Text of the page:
I want to also say that host or organizations considering, or currently have a fellowship. You have to be mindful that people may have a family to take care of. So you have to ensure that ... and they have a master level degree. So they are deserving of a fair wage, a competitive salary and ability to take care of their family and really good benefits.

Joe Supervielle:

Also I'll jump in there too. It's not just about compensation because someone deserves it. It's about what are they contributing? And the value they're bringing to the local government is well worth it. So it should be a good deal for both sides.

Jeannetta Maxena:

Definitely.

Joe Supervielle:

Keep going, though.

Jeannetta Maxena:

No, no, definitely. I love that you mentioned the word, value. I think that we use the word value and worth interchangeably. I think they can be different. I do. I think that just all human beings are worthy of housing, that's just my idea. But I think that fellows bring a certain value to your organization. We're not just a fellow within your organization. We are committed to the ICMA Code of Ethics. You're getting highly principled, highly ethical people, passionate people who are willing to come in and do the groundwork and get the work done for the people. I certainly think that those traits should be of value within any organization. Because if we're creating a pipeline to local government or a pipeline to chief administrative officer, we would have all sorts of opportunities for people who are graduating with the NPA or the NPP to come in and start work and have the opportunity to move up in the management line. Because we have so many vacancies and they need.

Joe Supervielle:

I guess, a little recap there on the to-do for job seekers and maybe somebody to keep in mind for the people hiring. Is continuously work and self-improve on the resume and cover letters-

Jeannetta Maxena:

Oh yes.

Joe Supervielle:

And the interview process itself. Be proactive staying visible on LinkedIn, other social media and just different job platforms. Maybe being a little bit more aggressive searching for different things, whether it's Google or other state level.

Jeannetta Maxena:

I want to add something.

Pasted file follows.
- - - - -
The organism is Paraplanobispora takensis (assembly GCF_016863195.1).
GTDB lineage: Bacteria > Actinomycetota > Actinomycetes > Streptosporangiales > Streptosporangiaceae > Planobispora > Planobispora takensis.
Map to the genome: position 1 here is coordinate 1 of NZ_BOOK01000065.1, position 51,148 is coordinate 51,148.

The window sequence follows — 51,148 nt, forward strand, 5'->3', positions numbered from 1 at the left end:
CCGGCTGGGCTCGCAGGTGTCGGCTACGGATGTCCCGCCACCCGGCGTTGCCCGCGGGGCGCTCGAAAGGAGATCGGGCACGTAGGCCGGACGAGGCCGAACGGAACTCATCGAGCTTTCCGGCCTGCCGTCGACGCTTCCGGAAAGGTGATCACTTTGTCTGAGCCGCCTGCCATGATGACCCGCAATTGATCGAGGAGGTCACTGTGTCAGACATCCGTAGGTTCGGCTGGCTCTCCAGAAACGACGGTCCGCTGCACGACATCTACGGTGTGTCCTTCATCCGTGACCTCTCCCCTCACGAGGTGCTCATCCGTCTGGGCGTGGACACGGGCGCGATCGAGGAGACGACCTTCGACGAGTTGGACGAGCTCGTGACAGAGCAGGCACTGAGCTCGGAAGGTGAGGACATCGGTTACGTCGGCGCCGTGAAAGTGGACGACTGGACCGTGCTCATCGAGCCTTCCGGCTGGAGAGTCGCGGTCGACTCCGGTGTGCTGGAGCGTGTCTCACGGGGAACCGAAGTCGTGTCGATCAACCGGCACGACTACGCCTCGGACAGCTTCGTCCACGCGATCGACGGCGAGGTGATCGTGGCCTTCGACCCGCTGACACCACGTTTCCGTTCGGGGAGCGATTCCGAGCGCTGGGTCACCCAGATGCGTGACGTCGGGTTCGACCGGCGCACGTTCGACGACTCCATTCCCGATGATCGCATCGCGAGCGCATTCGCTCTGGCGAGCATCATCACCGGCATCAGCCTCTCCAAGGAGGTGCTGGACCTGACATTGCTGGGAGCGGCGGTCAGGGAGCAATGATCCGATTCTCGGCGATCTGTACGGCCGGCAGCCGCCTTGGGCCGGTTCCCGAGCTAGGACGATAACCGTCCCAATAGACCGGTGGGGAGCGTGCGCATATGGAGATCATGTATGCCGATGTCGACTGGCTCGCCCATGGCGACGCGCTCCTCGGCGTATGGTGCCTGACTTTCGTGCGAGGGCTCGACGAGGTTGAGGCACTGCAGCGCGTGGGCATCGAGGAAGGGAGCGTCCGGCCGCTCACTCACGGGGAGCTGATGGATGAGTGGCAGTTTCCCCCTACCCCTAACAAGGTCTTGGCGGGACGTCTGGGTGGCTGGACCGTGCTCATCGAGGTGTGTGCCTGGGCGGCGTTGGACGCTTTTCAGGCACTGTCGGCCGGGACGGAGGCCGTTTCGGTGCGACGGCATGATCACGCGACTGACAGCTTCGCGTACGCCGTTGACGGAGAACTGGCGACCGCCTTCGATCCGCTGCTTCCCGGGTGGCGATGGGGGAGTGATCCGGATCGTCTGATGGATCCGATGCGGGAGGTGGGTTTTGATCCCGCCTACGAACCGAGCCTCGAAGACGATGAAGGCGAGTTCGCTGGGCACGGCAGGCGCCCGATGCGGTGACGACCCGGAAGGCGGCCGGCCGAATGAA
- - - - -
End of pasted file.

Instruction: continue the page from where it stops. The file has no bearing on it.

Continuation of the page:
Joe Supervielle:

Go ahead.

Jeannetta Maxena:

I want to add something. So this has never happened to me, but I know people who have gone to like a networking event with NFBPA or FCCMA, slid over their resume to somebody in a position of power and that person has taken their resume, gone to HR and then a month later that person had a job. So networking and communicating and talking to these people in a position of power may help you. I don't know if that will ever be true for me, that would ever happen. I always had to do it the hard way. If it can be helpful to you or the listener out there, then yeah, you may be able to network with the right person who will help you get your foot in the door.

Joe Supervielle:

Yep. And getting there is not always easy. But state level, even more local level than that. And of course, ICMA annual conference this Fall in Columbus, Ohio.

Jeannetta Maxena:

Oh yeah. Can't wait.

Joe Supervielle:

Pricing available for students and otherwise, check that out, register for that. So those are the to-do checklist on job seekers. Again, whether it's your first level or first official job, or just trying to move up the ladder, so to speak. It's kind of the same strategy, it's just different specifics.

              Shifting a little bit, I wanted to ask you about your experience working on the ICMA job hunting handbook. Which I think will help give a tangible, bigger resource for people interested in this topic when it comes out. But, what was your role in that process?

Jeannetta Maxena: